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‘Fancy Bear’ hackers took aim at US defense contractors

  • This combination of photos shows an Air Force F-22 Raptor stealth fighter jet, left, an MQ-9 Reaper/“Predator B” drone, right, and an X-37B unmanned spacecraft, bottom. U.S. Air Force via AP

  • Keven Gambold, CEO of Unmanned Experts, demonstrates how to fly a drone at the Searchlight airport in Searchlight, Nev., on Wednesday, Jan. 17, 2018. Gambold, a hacking target, said the Russians might be counting on espionage to catch up with the Americans. “This would allow them to leapfrog years of hard-won experience,” he said. (AP Photo/Isaac Brekken) Isaac Brekken

  • Jessica Balik, left, and Keven Gambold, right, CEO of Unmanned Experts, prepare a drone for a demonstration at the Searchlight airport in Searchlight, Nev., on Wednesday, Jan. 17, 2018. Gambold, a hacking target, said his own company is so worried about hacking that “we’ve almost gone back in time to use stand-alone systems if we’re processing client proprietary data _ we’re FedEx'ing hard drives around.” (AP Photo/Isaac Brekken) Isaac Brekken

  • Retired Air Force Maj. Gen. James Poss, speaks about a hacking attempt on him, and the danger of such attacks in general, in his home office in Ocean Springs, Miss., on Jan. 17, 2018. An expert with three decades of experience in the military, Poss now consults on drones and intelligence. (AP Photo/Rogelio V. Solis) Rogelio V. Solis

  • Retired Air Force Maj. Gen. James Poss, speaks in his home office in Ocean Springs, Miss., on Jan. 17, 2018. Poss, whose Gmail was nearly compromised in a phishing attempt, said that military spying is now far easier than when somebody needed to carry blueprints or photographs out of office buildings. “You’d need maybe 2,000 spies to do in the real world what a small group of cyberspies can do,” he says. (AP Photo/Rogelio V. Solis) Rogelio V. Solis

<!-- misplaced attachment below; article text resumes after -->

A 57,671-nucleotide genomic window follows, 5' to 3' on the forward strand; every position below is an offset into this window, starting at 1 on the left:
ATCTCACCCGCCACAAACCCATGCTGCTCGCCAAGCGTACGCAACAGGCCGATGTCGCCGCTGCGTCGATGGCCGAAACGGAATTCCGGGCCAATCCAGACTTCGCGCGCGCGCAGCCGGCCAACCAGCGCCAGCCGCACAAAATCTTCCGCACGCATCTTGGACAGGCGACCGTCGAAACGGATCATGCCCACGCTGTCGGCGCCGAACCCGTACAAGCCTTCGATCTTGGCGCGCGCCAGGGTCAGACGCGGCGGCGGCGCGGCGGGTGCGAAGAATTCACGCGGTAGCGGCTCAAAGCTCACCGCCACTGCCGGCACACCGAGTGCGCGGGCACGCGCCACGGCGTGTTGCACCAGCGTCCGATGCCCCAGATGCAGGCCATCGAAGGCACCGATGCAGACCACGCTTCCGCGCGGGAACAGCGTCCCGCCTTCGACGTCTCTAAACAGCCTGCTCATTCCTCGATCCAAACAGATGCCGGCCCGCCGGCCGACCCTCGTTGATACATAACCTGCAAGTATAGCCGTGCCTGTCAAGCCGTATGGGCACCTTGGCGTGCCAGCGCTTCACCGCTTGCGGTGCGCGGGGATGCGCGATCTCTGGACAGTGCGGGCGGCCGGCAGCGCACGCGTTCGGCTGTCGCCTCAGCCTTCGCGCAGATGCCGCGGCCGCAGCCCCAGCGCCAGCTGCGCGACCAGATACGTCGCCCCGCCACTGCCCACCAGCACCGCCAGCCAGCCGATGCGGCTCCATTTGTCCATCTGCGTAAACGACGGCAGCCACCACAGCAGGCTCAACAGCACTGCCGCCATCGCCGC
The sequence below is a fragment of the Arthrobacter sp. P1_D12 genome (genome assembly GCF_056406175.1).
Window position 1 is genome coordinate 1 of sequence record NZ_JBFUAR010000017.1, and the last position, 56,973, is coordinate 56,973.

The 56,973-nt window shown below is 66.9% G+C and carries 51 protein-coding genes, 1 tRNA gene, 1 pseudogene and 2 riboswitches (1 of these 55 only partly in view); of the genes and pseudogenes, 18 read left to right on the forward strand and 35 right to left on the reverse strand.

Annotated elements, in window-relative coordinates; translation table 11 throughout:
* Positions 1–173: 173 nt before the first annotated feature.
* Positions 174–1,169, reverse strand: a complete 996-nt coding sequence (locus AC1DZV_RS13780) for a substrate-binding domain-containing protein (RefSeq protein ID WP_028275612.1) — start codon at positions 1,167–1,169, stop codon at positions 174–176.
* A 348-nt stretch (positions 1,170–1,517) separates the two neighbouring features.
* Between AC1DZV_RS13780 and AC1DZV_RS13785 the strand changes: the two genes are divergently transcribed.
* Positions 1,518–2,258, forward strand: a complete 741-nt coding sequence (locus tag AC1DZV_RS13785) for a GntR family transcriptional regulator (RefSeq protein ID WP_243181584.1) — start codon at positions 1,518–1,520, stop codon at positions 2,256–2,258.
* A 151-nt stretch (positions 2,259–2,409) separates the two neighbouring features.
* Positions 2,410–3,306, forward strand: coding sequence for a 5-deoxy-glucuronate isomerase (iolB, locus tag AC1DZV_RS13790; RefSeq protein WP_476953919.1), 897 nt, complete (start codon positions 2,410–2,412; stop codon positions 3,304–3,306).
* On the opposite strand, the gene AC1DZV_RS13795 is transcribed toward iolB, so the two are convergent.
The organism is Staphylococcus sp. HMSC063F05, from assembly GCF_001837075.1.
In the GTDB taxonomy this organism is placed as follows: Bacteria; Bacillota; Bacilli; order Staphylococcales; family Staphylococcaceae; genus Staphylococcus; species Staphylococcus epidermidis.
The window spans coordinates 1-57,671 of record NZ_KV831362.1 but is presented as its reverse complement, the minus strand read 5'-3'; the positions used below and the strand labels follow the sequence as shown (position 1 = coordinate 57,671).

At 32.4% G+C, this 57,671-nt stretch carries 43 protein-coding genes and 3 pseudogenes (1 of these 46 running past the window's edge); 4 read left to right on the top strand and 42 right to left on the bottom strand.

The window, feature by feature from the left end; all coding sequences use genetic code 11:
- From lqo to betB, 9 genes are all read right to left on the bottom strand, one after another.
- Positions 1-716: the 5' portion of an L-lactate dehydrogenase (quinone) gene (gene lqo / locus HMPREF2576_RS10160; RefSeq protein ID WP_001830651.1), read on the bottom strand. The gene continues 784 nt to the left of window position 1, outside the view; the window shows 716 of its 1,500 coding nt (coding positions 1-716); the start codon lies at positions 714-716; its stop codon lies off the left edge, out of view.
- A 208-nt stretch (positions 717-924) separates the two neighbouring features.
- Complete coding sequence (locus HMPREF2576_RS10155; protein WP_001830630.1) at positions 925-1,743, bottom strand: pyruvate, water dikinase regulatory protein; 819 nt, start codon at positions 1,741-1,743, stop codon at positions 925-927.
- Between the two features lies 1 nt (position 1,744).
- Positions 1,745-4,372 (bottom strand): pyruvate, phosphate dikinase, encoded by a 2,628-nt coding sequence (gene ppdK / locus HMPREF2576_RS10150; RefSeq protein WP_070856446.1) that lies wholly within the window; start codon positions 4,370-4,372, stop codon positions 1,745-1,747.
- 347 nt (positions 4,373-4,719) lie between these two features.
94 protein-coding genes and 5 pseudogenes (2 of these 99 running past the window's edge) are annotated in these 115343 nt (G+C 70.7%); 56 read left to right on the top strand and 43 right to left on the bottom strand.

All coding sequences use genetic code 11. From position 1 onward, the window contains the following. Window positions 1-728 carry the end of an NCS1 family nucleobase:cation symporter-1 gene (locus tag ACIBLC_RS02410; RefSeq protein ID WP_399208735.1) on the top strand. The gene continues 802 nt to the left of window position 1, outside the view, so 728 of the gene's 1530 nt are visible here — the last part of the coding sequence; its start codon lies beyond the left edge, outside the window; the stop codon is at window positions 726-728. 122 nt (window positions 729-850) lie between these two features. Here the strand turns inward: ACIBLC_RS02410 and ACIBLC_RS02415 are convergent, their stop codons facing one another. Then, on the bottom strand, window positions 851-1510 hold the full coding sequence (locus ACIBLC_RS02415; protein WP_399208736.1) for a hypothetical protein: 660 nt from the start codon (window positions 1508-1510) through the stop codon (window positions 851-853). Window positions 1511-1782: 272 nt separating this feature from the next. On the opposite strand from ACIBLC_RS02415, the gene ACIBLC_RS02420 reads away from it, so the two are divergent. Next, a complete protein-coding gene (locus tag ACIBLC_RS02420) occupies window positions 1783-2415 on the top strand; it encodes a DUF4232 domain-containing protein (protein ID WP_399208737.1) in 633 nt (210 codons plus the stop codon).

• FILE - In this Monday, Jan. 11, 2016 file photo, Russian Deputy Prime Minister Dmitry Rogozin holds a model of an S-300 surface-to-air missile system at a news conference in Belgrade, Serbia. In May 2015, Rogozin invoked the X-37B unmanned space plane as evidence that his country’s space program was faltering. “The United States is pushing ahead,” he warned Russian lawmakers. Less than two weeks later, the hacking group Fancy Bear tried to penetrate the Gmail account of a senior engineer on the X-37B project at Boeing. (Marina Lopicic/Kurir via AP) Marina Lopicic



Associated Press
Wednesday, February 07, 2018

WASHINGTON — Russian hackers exploited a key vulnerability in U.S. cyber defenses to come within reach of stealing some of the nation’s most secret and advanced defense technology, an Associated Press investigation has found.

What may have been stolen is uncertain, but the cyberspies clearly took advantage of poorly protected email and scant direct notification of victims.

The hackers known as Fancy Bear, who also intruded in the U.S. election, went after at least 87 people working on military drones, missiles, rockets, stealth fighter jets, cloud-computing platforms, or other sensitive activities, the AP found. Thirty-one agreed to interviews.